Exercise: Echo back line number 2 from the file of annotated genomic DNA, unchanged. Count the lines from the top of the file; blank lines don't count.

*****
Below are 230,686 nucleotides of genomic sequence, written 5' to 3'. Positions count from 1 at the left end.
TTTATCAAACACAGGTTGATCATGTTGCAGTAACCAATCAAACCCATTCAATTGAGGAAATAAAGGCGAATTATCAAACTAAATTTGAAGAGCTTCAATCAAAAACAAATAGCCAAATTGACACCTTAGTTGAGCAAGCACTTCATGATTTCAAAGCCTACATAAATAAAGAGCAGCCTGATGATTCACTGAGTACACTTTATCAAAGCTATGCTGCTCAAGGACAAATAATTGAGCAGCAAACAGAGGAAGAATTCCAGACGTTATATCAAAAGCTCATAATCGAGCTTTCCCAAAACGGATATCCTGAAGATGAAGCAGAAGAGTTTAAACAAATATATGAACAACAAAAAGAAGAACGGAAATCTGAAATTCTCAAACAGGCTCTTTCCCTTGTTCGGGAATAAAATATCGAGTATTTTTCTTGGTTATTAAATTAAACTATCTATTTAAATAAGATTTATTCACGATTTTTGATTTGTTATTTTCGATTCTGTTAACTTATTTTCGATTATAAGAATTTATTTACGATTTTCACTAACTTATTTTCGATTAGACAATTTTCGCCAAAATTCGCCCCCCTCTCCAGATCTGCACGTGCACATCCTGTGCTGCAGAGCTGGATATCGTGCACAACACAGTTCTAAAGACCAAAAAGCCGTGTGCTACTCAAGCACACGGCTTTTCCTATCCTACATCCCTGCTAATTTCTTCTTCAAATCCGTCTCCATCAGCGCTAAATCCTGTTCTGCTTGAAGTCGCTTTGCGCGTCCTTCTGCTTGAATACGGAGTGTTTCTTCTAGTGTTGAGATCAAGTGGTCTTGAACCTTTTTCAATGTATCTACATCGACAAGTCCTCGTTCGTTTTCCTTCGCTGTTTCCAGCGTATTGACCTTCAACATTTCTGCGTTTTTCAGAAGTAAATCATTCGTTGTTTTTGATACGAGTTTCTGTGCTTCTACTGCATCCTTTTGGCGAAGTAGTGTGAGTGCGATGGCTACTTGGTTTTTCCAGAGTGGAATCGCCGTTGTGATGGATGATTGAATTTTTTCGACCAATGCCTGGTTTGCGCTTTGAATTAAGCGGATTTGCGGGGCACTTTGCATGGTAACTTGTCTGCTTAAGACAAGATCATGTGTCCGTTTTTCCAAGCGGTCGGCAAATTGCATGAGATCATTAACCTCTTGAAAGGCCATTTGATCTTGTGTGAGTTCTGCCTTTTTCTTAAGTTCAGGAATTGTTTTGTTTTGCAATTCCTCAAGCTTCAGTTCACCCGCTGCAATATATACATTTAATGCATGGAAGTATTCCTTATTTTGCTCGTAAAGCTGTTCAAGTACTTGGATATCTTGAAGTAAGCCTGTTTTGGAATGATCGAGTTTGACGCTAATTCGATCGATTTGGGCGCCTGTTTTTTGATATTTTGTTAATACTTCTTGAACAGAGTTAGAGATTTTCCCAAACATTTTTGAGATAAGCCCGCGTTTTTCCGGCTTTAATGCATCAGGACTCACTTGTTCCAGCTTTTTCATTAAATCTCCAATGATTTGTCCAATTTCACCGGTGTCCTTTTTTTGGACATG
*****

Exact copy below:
TTTATCAAACACAGGTTGATCATGTTGCAGTAACCAATCAAACCCATTCAATTGAGGAAATAAAGGCGAATTATCAAACTAAATTTGAAGAGCTTCAATCAAAAACAAATAGCCAAATTGACACCTTAGTTGAGCAAGCACTTCATGATTTCAAAGCCTACATAAATAAAGAGCAGCCTGATGATTCACTGAGTACACTTTATCAAAGCTATGCTGCTCAAGGACAAATAATTGAGCAGCAAACAGAGGAAGAATTCCAGACGTTATATCAAAAGCTCATAATCGAGCTTTCCCAAAACGGATATCCTGAAGATGAAGCAGAAGAGTTTAAACAAATATATGAACAACAAAAAGAAGAACGGAAATCTGAAATTCTCAAACAGGCTCTTTCCCTTGTTCGGGAATAAAATATCGAGTATTTTTCTTGGTTATTAAATTAAACTATCTATTTAAATAAGATTTATTCACGATTTTTGATTTGTTATTTTCGATTCTGTTAACTTATTTTCGATTATAAGAATTTATTTACGATTTTCACTAACTTATTTTCGATTAGACAATTTTCGCCAAAATTCGCCCCCCTCTCCAGATCTGCACGTGCACATCCTGTGCTGCAGAGCTGGATATCGTGCACAACACAGTTCTAAAGACCAAAAAGCCGTGTGCTACTCAAGCACACGGCTTTTCCTATCCTACATCCCTGCTAATTTCTTCTTCAAATCCGTCTCCATCAGCGCTAAATCCTGTTCTGCTTGAAGTCGCTTTGCGCGTCCTTCTGCTTGAATACGGAGTGTTTCTTCTAGTGTTGAGATCAAGTGGTCTTGAACCTTTTTCAATGTATCTACATCGACAAGTCCTCGTTCGTTTTCCTTCGCTGTTTCCAGCGTATTGACCTTCAACATTTCTGCGTTTTTCAGAAGTAAATCATTCGTTGTTTTTGATACGAGTTTCTGTGCTTCTACTGCATCCTTTTGGCGAAGTAGTGTGAGTGCGATGGCTACTTGGTTTTTCCAGAGTGGAATCGCCGTTGTGATGGATGATTGAATTTTTTCGACCAATGCCTGGTTTGCGCTTTGAATTAAGCGGATTTGCGGGGCACTTTGCATGGTAACTTGTCTGCTTAAGACAAGATCATGTGTCCGTTTTTCCAAGCGGTCGGCAAATTGCATGAGATCATTAACCTCTTGAAAGGCCATTTGATCTTGTGTGAGTTCTGCCTTTTTCTTAAGTTCAGGAATTGTTTTGTTTTGCAATTCCTCAAGCTTCAGTTCACCCGCTGCAATATATACATTTAATGCATGGAAGTATTCCTTATTTTGCTCGTAAAGCTGTTCAAGTACTTGGATATCTTGAAGTAAGCCTGTTTTGGAATGATCGAGTTTGACGCTAATTCGATCGATTTGGGCGCCTGTTTTTTGATATTTTGTTAATACTTCTTGAACAGAGTTAGAGATTTTCCCAAACATTTTTGAGATAAGCCCGCGTTTTTCCGGCTTTAATGCATCAGGACTCACTTGTTCCAGCTTTTTCATTAAATCTCCAATGATTTGTCCAATTTCACCGGTGTCCTTTTTTTGGACATG